After Watson last week got herself in trouble with some French terrorists, it is now up to Sherlock to get her back. Something he had a hand in, but in the end could not do.
While there were some very good parts in this episode the resulting conclusion was a little below expectations.
Good points first.
There were some very good moments of Sherlockiana in Holmes' observational skills while surveying various crime scenes. Some of the little details we keep hoping he will come up with were finally played out in this episode; Details in photographs, markings on floors, etc. At one point, when Holmes was examining the ground for poor Norman's body, I kept hoping he would prostrate himself on the ground like the great Sidney Paget drawing. It got close, but did not quite make it.
We had a couple Canonical references to Mycroft's lack of energy.
There were several examples of Holmes' feelings for his Watson.
Examples of his knowledge in chemistry.
Although not Canonical, the acting was strong.
Mysterious Mycroft and the climactic discovery of his involvement with the British Government (which was, if not surprising, fairly well done.)
What spoiled this episode for me was it's falling back on habits we keep hoping it will get beyond.
Overly gross crimes, that lack panache. Or as Watson would say, "grotesque". And it's need to have an innocent victim being murdered in just about every episode.
The sibling rivalry between the brothers is getting a little tiresome, especially the younger Holmes' immaturity in the situation.
And it seems like instead of Sherlock being only slightly less intelligent than his brother, he seems to be coming in at least fourth in the running to other characters in the show. We are told, Canonically, that Sherlock knows Mycroft's position of importance in the British Government. But in 'Elementary' Sherlock is very Alicia Silverstone, 'Clueless', to Mycroft's real involvements. Canonically we expect the difference between the two brothers to be more a level of energy issue and not a blinded by resentment one. I kept hoping the investigation would turn into a tit-for-tat, back and forth bouncing off of ideas between the two. It would almost come to that, then just fade away.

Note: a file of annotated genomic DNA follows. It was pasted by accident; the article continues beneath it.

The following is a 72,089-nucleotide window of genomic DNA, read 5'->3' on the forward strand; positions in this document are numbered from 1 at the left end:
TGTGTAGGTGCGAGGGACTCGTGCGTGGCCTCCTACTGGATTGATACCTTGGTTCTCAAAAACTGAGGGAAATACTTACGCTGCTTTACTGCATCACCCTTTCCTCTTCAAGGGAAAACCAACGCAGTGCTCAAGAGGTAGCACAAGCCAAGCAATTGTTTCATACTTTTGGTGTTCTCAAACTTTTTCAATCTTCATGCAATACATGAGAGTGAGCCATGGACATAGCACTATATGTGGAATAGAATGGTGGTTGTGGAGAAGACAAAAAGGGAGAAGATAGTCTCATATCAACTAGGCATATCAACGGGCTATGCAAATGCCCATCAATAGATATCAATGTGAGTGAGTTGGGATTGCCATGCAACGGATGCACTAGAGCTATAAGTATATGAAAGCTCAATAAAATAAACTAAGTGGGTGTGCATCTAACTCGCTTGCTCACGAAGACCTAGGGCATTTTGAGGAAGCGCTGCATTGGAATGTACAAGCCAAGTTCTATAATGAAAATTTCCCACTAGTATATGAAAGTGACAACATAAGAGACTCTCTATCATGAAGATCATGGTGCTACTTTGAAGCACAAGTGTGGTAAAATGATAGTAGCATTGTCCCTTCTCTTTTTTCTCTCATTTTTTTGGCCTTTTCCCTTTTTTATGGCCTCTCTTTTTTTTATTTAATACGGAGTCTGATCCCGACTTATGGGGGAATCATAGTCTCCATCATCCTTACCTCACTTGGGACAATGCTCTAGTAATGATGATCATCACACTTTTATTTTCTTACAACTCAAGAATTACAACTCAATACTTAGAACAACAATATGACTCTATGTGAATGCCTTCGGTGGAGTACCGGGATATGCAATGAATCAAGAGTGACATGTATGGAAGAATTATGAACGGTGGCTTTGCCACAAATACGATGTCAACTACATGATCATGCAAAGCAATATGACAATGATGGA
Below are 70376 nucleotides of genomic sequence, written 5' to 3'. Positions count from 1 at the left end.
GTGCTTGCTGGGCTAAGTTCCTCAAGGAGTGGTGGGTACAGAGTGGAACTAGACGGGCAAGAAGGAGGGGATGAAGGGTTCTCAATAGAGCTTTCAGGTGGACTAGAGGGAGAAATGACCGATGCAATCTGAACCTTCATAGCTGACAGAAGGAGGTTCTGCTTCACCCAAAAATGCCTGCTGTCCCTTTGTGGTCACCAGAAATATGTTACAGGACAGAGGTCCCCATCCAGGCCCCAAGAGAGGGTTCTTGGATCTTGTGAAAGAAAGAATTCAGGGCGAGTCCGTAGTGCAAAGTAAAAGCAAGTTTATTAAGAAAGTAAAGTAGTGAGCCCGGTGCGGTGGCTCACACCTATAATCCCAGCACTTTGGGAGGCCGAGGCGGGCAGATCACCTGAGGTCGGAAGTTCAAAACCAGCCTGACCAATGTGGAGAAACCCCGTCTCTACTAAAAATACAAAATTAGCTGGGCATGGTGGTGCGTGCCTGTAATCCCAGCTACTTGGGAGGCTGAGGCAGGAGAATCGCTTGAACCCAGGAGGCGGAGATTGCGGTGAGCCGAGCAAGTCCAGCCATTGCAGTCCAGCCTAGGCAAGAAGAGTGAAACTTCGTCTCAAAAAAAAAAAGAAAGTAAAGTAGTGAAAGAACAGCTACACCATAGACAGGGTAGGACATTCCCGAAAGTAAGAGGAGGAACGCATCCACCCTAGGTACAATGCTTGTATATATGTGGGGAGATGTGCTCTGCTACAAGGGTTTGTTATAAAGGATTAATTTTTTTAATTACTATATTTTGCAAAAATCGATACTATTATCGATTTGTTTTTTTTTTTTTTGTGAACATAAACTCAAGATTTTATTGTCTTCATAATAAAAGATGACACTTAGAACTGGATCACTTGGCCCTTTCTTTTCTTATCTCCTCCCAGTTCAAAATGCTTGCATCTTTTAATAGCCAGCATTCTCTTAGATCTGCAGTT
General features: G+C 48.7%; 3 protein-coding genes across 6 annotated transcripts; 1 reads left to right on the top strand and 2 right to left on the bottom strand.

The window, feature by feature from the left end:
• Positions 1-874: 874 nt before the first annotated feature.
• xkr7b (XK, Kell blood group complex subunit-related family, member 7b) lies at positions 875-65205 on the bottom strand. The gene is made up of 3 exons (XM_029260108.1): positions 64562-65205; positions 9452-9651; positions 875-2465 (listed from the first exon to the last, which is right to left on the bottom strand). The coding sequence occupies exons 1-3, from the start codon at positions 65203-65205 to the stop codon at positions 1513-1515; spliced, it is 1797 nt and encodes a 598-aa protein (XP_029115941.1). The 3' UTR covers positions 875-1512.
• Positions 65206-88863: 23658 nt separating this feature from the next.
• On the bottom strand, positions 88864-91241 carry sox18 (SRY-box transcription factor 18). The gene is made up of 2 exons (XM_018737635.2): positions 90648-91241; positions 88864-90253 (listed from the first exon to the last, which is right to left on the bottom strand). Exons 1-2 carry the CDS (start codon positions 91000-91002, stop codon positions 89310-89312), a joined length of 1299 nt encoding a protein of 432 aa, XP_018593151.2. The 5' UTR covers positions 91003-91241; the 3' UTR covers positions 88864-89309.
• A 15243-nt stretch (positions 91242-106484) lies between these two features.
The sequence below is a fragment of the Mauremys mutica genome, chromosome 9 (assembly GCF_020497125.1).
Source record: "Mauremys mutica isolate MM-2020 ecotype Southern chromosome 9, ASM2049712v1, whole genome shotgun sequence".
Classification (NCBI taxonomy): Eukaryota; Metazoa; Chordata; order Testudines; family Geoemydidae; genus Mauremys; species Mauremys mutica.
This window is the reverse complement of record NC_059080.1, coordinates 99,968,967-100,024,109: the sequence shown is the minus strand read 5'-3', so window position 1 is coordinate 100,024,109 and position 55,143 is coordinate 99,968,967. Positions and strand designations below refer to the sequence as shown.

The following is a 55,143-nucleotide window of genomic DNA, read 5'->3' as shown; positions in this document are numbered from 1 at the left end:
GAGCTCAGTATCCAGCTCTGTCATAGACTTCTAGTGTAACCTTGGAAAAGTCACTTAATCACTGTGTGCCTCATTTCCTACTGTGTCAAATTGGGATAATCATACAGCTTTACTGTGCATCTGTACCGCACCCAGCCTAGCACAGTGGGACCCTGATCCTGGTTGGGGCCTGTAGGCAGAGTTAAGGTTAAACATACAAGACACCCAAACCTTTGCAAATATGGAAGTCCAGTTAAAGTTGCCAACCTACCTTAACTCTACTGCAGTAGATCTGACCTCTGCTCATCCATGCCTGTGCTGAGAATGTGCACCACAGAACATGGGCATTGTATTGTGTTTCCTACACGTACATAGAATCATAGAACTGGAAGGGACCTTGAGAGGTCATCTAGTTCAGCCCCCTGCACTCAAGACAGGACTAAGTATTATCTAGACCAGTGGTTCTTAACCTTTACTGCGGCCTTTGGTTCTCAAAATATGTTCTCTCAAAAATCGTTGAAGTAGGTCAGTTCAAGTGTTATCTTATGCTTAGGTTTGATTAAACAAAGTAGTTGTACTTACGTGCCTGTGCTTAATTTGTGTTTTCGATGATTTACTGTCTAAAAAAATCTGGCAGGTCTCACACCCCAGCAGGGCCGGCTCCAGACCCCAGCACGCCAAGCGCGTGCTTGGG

While this episode was very strong in a couple of Canonical Holmes references the immaturity of Sherlock rather spoiled it. We were even lead to believe Sherlock was completely, again, clueless and absent in the cases resolution. Mycroft once again pulled to wool over Sherlocks eyes. Surely Mycroft would know, once Watson was released, that Sherlock would learn of that involvement. Why then exclude him from the finale?
In "Sherlock" the sometime showing of immaturity works because B.C. at least gets away appearing to be a younger Holmes (in reality they are only about three years apart). In "Elementary" we expect Holmes to be old enough to have out grown it.
Although I found this episode well above most of what the show has had to offer, it did not come up to expectations over the last couple of weeks promise. (I can't wait to see what Brad has to say.)
So, for that reason I can only give it;